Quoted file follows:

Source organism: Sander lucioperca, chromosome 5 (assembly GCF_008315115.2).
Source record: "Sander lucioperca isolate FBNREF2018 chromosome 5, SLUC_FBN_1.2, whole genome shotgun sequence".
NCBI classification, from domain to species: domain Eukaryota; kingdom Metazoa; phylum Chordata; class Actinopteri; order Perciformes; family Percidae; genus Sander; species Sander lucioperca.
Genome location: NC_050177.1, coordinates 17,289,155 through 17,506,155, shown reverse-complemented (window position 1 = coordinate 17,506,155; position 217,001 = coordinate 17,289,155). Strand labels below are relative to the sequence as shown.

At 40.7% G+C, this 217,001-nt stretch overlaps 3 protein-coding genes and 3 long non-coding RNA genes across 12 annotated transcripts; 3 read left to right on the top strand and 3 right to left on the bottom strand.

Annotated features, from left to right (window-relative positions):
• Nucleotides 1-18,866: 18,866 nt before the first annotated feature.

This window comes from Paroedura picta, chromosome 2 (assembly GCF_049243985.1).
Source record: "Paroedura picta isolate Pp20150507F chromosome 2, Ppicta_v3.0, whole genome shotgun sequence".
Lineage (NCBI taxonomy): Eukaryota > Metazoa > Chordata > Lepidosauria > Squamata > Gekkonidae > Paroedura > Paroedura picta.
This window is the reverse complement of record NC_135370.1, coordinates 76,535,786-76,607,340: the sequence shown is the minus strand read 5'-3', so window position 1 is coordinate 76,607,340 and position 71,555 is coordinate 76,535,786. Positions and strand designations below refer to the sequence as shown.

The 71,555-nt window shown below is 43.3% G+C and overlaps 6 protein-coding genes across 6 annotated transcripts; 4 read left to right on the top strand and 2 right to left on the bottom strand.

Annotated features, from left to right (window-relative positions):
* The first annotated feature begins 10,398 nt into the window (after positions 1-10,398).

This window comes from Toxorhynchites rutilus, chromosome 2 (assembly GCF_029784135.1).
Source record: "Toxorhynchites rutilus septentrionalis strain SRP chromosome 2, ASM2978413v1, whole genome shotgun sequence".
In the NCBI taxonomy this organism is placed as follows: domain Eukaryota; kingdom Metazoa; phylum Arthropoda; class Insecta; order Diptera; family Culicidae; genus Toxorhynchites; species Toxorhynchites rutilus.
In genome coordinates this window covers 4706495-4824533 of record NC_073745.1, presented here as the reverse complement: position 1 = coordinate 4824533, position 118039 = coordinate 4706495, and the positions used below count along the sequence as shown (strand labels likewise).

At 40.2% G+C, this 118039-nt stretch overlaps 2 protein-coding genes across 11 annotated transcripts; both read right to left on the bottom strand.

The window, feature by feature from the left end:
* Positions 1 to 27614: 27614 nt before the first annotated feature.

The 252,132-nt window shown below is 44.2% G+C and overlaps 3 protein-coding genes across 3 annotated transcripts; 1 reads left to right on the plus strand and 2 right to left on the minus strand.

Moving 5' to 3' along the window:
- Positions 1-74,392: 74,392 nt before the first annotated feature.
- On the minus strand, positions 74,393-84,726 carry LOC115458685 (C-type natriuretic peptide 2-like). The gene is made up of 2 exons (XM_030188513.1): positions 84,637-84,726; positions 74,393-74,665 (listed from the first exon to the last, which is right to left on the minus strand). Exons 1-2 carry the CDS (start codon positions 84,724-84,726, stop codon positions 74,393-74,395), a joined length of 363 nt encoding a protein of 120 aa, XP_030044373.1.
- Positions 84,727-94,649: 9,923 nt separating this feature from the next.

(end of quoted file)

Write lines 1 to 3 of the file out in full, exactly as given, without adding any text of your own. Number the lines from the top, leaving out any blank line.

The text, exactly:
Source organism: Sander lucioperca, chromosome 5 (assembly GCF_008315115.2).
Source record: "Sander lucioperca isolate FBNREF2018 chromosome 5, SLUC_FBN_1.2, whole genome shotgun sequence".
NCBI classification, from domain to species: domain Eukaryota; kingdom Metazoa; phylum Chordata; class Actinopteri; order Perciformes; family Percidae; genus Sander; species Sander lucioperca.